Archive for October 20th, 2008


The Gift of Guilt


     A while ago, we received a lengthy email from a Mormon man who had been raised in the LDS church.  He talked about the various positions he has held in the church but mainly wrote to talk about the various struggles he has had with some of the teachings of Mormonism.  One sentence he wrote, however, stood out from the rest.  You could almost feel his anguish as he wrote: “the guilt is a gift that just keeps on giving.”

     Some have characterized guilt as a corrosive acid eating away at us.  That surely seems to have been what was happening with this man.  Guilt is something that almost everybody, to varying degrees, has experienced.  Guilt, especially when we see ourselves guilty before God, can be nothing less than paralyzing.

     But what thrills me, what gives me joy and energy, is how the Bible, from so many different angles, tells me in no uncertain terms that there is no need for me to feel guilty before God, because God has declared me “not guilty” because of Jesus.  One way it does that is with the idea of justification.  Paul wrote: “Being justified freely by his grace through the redemption that is in Christ Jesus” (Romans 3:24).  The concept of biblical justification comes from the courtroom.  It describes the judge’s verdict of “not guilty”.  (This is in contrast to today’s common usage of people trying to justify themselves and their actions.)  God, the Judge, acquits us (declares us not guilty) because of Jesus’ redemption.  In other words, because Jesus has already paid our tremendous debt to God’s justice, we are legally free, not guilty.  “There is therefore no condemnation to them which are in Christ Jesus” (Romans 8:1).  This biblical concept of justification is one that has been treasured by many Christians for centuries.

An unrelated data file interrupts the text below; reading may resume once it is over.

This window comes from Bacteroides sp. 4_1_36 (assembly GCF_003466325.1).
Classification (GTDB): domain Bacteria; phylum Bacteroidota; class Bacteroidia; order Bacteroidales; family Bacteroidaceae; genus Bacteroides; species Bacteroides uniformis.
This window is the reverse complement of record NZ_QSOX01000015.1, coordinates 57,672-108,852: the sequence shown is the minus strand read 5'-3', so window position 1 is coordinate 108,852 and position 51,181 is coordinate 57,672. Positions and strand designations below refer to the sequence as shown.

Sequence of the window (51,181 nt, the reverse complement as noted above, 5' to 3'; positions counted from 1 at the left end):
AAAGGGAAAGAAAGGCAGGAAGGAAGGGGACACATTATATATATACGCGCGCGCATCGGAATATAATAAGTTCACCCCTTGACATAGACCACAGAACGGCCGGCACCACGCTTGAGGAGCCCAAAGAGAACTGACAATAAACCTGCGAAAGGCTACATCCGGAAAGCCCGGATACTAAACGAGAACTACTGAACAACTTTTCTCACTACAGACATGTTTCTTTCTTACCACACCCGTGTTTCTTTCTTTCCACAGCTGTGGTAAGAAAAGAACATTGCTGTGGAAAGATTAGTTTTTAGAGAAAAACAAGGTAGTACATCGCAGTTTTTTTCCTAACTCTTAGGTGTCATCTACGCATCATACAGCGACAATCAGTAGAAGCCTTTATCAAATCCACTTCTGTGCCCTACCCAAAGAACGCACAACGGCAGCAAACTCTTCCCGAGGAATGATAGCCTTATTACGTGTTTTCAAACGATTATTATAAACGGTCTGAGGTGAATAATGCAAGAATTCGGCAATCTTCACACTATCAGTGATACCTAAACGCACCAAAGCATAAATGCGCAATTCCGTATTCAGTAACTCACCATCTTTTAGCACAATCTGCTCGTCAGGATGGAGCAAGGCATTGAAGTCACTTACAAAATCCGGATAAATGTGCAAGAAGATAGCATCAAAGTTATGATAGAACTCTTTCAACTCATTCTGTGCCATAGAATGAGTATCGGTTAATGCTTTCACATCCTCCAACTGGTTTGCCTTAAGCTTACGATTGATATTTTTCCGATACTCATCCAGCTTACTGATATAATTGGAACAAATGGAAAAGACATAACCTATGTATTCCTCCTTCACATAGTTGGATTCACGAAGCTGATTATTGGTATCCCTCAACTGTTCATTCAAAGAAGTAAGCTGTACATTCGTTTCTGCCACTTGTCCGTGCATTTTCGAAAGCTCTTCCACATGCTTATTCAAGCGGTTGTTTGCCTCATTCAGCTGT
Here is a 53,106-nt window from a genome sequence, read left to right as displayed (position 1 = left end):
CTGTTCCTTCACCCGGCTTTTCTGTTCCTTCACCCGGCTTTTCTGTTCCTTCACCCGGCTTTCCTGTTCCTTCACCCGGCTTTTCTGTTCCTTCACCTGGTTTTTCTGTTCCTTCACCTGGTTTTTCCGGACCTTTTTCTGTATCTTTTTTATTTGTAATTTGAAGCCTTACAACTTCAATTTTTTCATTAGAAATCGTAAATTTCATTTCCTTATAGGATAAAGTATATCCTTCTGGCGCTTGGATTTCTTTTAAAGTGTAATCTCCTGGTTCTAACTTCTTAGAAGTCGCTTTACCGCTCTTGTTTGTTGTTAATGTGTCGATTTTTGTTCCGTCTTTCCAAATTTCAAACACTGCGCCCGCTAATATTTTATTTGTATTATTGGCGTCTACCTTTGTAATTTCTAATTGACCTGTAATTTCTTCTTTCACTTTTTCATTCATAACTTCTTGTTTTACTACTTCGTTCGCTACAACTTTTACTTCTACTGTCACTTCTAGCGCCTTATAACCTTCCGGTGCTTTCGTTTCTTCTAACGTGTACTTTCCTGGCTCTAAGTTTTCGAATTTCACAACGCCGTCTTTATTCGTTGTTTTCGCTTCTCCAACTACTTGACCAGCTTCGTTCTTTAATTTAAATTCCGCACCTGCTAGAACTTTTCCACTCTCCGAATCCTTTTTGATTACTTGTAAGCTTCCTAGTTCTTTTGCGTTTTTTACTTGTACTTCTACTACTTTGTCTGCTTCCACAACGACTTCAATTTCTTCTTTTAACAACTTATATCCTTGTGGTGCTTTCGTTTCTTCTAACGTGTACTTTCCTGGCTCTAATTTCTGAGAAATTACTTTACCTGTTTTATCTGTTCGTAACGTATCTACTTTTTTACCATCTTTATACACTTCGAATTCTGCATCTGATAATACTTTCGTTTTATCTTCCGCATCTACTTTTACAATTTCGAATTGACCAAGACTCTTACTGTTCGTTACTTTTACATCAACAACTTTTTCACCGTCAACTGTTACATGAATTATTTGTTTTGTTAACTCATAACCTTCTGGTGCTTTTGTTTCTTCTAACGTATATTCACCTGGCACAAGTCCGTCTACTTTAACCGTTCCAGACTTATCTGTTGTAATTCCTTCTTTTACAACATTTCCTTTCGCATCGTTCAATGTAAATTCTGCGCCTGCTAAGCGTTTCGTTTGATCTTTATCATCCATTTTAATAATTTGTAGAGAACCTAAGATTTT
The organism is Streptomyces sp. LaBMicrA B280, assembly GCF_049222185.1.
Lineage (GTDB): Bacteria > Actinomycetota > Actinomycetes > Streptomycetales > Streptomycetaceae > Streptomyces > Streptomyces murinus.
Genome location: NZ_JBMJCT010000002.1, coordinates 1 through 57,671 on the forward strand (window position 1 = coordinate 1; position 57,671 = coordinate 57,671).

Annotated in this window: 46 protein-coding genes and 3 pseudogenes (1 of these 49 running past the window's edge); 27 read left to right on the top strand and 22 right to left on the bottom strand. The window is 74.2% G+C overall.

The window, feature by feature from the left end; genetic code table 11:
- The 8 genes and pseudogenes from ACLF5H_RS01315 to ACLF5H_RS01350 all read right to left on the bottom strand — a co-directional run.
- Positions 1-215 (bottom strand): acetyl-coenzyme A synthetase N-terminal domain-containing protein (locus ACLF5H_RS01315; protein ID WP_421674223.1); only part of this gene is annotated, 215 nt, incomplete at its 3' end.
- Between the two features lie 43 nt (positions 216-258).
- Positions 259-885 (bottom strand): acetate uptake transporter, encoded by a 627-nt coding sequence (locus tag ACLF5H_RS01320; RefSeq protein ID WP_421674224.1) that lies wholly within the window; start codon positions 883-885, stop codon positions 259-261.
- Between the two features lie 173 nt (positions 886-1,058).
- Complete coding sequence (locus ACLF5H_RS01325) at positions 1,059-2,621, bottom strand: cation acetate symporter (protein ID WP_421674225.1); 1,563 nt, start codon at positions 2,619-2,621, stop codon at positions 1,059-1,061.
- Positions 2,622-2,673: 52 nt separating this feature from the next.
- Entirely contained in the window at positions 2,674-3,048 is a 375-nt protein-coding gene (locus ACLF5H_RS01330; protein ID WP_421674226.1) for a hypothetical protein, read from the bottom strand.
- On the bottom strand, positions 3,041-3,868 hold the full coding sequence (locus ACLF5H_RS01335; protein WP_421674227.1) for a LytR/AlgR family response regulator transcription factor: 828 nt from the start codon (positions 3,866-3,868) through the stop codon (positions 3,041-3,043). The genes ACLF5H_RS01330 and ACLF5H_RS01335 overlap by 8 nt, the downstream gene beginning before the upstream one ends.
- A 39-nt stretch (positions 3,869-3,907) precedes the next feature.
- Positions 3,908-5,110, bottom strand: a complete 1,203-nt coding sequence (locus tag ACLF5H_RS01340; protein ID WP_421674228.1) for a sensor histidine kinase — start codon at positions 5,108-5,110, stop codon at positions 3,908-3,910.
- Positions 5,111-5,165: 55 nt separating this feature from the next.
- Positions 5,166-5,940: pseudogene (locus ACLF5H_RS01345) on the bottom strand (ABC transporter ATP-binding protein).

It is a concept, however, that is unknown to many Mormons.  Most Mormons, when I bring it up, tell me that they are unfamiliar with it.  That’s not surprising either.  It is not addressed in the LDS Bible Dictionary.  It is not listed in the indexes of either, Gospel Principles, or True to the Faith, two of the most basic manuals of Mormonism. It is not something Mormonism talks about very much.

    To get a handle on what Mormonism stands for, it is instructive to see not only what it stresses, but also what it doesn’t stress.  Its lack of stress on justification speaks volumes.  It is clear from the Bible that God does not want guilt to be a gift that keeps on giving.  Jesus came to remove the cause of guilt from us.  And that is what he did.  Because of Jesus, no longer do we need to feel guilty.  That’s not a message I hear from Mormonism.

October 2008

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